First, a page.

By Stephanie Hodgson
30 Jul

Heart Sisters on a Journey

Thursday, July 30, 2015

Upon returning from a three-week journey west with my twin sister, we both were on a spiritual high. We attended a retreat in central Oregon where we slept in tipis and sat around a fire each night—the most camping I had ever done since junior high school. We had gifted ourselves this journey because we were going to be celebrating our 50th birthday on the last day of the retreat. It was the most spiritual connection I have had in such a long time.

The last stop we made on our journey back home east was at my usually scheduled doctor visit to my pulmonologist/cardiologist. At the last appointment in January, I had promised to get myself together, make sure someone could reach me by a working cell phone to order my medicines, etc. So at this appointment, I was kind of delusional in my thinking that I was somewhat “better,” because not much has changed in my living arrangements, and having the doctors reach me by phone has been like pulling teeth.

My six-minute-walk was somewhat better, compared to the one in January. But when I sat in the appointment with my doctor, she was so upset with me, saying, “no, you are not better, your oxygen level is NOT good, and if you don’t start being more compliant with your medicines, you will not be able to get your medicines in the future.”

I was on that high coming back from my retreat, and feeling so uplifted, but this was a stern wake up call. A time to really think about the direction I want to take myself on from here.

I see it as a fork in the road.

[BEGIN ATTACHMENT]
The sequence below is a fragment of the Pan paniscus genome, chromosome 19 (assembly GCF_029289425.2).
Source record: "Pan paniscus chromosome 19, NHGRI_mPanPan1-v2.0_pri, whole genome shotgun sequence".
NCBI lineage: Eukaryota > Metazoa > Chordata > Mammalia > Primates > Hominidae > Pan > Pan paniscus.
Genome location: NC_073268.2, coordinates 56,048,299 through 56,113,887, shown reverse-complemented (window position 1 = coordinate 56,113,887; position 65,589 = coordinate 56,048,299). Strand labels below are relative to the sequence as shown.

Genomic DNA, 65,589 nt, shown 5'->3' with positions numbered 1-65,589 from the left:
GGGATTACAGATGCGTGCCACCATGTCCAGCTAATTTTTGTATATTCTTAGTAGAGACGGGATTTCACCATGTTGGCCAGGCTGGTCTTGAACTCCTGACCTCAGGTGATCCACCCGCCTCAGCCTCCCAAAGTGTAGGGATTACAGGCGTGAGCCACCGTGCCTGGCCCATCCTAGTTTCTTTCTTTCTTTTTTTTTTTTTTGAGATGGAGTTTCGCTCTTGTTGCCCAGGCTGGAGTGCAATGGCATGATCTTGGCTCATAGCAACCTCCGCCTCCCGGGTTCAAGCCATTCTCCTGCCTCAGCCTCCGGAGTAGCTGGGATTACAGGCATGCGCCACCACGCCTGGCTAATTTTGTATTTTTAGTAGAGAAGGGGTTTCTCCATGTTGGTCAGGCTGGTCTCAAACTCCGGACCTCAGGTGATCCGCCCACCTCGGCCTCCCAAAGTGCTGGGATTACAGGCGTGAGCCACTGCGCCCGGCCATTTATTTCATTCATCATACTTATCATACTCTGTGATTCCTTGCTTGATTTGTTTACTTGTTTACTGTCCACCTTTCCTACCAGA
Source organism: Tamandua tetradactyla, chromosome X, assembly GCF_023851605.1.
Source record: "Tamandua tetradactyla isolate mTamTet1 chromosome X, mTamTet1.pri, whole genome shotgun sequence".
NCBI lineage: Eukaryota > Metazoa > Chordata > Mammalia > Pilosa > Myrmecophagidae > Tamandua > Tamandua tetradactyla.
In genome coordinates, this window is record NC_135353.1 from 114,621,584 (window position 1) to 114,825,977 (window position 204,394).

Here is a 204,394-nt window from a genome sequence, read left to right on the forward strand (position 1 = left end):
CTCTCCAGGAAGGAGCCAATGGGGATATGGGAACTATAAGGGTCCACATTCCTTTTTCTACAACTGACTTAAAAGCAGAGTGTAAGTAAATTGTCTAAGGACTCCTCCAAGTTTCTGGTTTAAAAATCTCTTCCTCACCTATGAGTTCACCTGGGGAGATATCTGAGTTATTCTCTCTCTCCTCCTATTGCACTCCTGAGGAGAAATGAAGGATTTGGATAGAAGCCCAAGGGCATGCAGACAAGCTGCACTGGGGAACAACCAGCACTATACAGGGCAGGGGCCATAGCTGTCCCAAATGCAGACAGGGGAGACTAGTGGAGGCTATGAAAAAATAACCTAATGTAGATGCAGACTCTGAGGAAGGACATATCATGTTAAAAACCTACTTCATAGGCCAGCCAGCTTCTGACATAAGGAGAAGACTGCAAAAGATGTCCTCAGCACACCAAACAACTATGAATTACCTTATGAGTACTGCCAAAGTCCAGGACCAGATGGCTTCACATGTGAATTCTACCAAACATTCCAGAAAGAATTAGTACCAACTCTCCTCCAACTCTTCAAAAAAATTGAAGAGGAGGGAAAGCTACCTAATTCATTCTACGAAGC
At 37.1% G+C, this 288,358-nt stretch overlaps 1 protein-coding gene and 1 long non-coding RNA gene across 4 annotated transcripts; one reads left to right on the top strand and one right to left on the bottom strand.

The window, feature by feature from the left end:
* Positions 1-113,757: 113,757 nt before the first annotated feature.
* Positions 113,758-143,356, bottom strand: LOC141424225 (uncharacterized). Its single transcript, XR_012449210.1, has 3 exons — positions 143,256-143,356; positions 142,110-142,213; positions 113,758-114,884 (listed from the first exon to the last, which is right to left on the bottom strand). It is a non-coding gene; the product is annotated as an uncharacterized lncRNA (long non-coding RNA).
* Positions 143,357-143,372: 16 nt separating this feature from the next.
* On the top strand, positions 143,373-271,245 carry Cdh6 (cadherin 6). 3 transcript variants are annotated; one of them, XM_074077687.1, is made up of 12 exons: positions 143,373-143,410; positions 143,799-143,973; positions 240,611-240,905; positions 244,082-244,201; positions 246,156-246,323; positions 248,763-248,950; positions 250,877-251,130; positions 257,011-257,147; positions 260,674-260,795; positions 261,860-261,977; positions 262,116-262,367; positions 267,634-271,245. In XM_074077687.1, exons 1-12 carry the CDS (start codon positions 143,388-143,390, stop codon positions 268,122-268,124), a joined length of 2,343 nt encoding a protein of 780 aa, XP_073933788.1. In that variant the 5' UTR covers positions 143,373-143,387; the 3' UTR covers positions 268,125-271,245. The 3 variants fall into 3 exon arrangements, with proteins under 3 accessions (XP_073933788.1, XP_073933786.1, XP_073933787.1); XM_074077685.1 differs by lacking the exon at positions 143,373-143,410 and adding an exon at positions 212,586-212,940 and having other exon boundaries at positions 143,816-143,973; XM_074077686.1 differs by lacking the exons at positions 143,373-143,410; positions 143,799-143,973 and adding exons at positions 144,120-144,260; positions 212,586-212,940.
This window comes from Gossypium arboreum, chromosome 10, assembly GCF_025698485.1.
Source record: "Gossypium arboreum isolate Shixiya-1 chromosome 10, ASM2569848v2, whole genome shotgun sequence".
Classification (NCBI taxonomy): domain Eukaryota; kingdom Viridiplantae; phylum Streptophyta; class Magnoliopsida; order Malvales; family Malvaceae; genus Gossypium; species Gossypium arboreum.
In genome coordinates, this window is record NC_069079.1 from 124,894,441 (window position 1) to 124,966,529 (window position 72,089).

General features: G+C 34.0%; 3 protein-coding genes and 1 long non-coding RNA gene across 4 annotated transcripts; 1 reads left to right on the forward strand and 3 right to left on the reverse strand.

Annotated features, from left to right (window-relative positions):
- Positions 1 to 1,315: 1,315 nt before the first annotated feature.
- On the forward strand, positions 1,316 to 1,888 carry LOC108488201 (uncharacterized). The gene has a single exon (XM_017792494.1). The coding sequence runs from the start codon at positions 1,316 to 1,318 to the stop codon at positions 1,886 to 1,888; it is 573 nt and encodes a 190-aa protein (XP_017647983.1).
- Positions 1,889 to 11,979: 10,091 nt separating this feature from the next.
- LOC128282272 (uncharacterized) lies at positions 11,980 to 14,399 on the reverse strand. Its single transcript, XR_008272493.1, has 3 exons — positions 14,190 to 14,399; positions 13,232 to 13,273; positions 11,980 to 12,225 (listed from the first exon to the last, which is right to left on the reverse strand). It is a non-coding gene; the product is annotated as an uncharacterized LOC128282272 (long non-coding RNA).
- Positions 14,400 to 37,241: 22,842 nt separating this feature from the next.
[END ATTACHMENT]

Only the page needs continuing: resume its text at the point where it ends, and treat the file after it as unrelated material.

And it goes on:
Because I have been wondering how I want to spend the next years of my life. To have the heart and lung transplant operation always in front of me, as the only potential cure, seems such a difficult road. I walked home from the library the other day and talked with my sister and said that if the suffering I have had over the years is just going to be made even more difficult by being given a heart and lung transplant—where you are on so many meds daily, where the quality of life is not much different, as far as I know—then it all seems in vain.

I know that these are decisions only I can make. I have to decide.

At the retreat, I met a beautiful lady who had to have a pacemaker put in at the age of 21, as she kept passing out from about 12 years of age and on, but the doctors didn’t discover her illness (sick sinus syndrome) until then. She and I talked and cried when we heard each other’s story; she said the doctors didn’t discover a CHD with her, though. It was a real heart connection.

When I left and headed home from my appointment, I felt like nothing made sense. My doctor mentioned that I have a serious illness that is ENOUGH to deal with, and for me to stop worrying about something else I could get. I will die a young age if I don’t get myself in a better shape.

I know that life is precious and each day we are here is a gift. So, I want to take advantage of all the things that will help me continue living on a little longer. I really want to live, I don’t want to die. No one does, unless the pain is so bad they can’t see past it. I do want to work extra hard with my team of doctors and get on a better path of stability and reliability. And so it is. A new journey begins.


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